I was totally flabbergasted. I actually laughed in the parking lot as I drove away, because I couldn't believe the events of the last five minutes (well, the last five months really, but that's a longer story). Suffice to say that was my last visit, though I actually have a small scar on my inner arm to remind me of the good old days.
posted by hermitosis at 8:54 AM on June 4, 2007 [1 favorite]


I donate plasma regularly and have never experienced what you're describing. There's a numbness in my lips and the cuff is uncomfortable, but not arm-numbing. The process is long enough that I can almost watch an entire 90 minute movie (I have seen many movies 3/4 of the way through). I wouldn't do it again if it were painful or it made my appendages numb.

However, I always go to the Red Cross, so YMMV.
posted by parilous at 8:54 AM on June 4, 2007


Also, it might be that the vein in whatever arm they used is a little small. There are two ways to overcome this - one is to try using the other arm next time! The second is to use a warm compress over the site of the injection for 10 minutes or so before you go in to donate. I've read that that can "draw the vein" up to the surface, although I've never tried it.
posted by muddgirl at 8:55 AM on June 4, 2007


I donated platelets -- not plasma, but I believe the process is very similar -- almost biweekly for almost a year and a half a few years ago. My arm was a little sore afterward pretty regularly -- I think it was just keeping my elbow locked in one position for so long. There was occasionally a bit of bruising, nothing major. I don't think yours should have hurt as much as it did, so maybe the phlebotomist messed up.

For me, the most regular discomfort came from occasional vibrations of the needle while it was inside the vein. Very odd feeling. The phlebotomists told me it was caused by improper placement. They'd adjust it a bit and then there was no more vibration.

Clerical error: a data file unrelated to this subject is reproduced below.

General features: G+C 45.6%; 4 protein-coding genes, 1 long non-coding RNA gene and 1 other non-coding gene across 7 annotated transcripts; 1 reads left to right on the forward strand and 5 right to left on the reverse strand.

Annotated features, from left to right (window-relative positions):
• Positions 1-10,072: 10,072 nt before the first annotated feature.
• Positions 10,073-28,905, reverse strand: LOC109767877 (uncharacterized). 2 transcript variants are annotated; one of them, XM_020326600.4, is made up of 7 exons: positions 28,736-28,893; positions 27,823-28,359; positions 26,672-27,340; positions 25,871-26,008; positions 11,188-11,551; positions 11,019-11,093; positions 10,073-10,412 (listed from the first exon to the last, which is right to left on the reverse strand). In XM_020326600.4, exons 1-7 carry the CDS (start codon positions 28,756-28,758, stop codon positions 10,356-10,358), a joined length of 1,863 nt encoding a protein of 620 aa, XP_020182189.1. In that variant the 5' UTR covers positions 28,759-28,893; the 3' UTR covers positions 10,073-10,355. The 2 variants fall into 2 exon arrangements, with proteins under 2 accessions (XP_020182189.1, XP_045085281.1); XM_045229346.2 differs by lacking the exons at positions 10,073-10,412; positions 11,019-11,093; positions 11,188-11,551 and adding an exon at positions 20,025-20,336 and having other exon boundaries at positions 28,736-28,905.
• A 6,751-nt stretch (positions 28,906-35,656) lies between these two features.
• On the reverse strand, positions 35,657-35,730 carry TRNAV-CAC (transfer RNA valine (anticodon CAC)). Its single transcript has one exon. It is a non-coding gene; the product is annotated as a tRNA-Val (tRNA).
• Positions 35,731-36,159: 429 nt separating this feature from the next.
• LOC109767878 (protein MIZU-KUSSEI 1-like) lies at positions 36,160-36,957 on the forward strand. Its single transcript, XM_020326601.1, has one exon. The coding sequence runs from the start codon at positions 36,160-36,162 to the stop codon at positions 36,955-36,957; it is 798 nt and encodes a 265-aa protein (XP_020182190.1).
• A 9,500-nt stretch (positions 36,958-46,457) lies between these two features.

The worst experiences I had were a couple bad sticks. The fluid (blood, plasma and an anti-coagulant) being pumped back into my arm leaked out of my vein and between it and the skin of my arm. That's a peculiar and hair-raising kind of pain. These bad sticks came towards the end of my platelet-donating days. I'm not sure if my veins just got weaker as a result of repeated donations or what, but they were decidedly unpleasant. I only donate whole blood anymore.

Regarding the whole exploitation thing, it's probably as you suspect, but not having donated plasma for money I can't say for sure what for-pay donation centers are really like. If you're donating just to be donating, look into donating platelets and going to a hospital or non-profit location to do so. Here are a couple databases of donation locations: Blood Bank Locator and America's Blood. (These are nominally blood donation centers, but many places do both whole blood and platelets.)
posted by cog_nate at 9:27 AM on June 4, 2007


I was a phlebotomist at a plasma donation center when I was in college. It sounds like either your vein is very close to a nerve, so the needle put pressure on the nerve, or that the tip of the needle was resting on a valve in your vein. You can't really fix the first problem, you would just have to use a different vein. The second problem could be fixed by adjusting the position of the needle (either deeper or more shallow could work).

I've seen tens of thousands of plasma donors, and it is a safe process. Some people react poorly to the change in blood volume when donating. The only bad complication that I've seen was an infection at the venipuncture site, but there were no lasting effects. I'm certain, though, that if you dig enough you would find a horror story or two, but that's true about blood donation as well.

The social implications are complicated. The industry does tend to market plasma donation to poor people. However, plasma is used to make a number of critical care drugs that people would die without. I've witnessed it. Of course, those drugs are sold for profit, so that adds another complexity.

Sidebar to parilous: The numbness in your lips was caused by the sodium citrate that is used as an anti-coagulant. If they turn down the flow of the plasmapheresis machine, you probably won't feel it.
posted by kamikazegopher at 9:28 AM on June 4, 2007


I've donated whole blood and plasma, and I've never had that problem. I am a horrible bruiser- only the most experienced needle sticker would leave me with a tiny bruise. Otherwise, I would get a three by four inch bruise that would turn very interesting colors for the next week or so. Even so, I have never felt pain while donating, except where the needle was in my skin.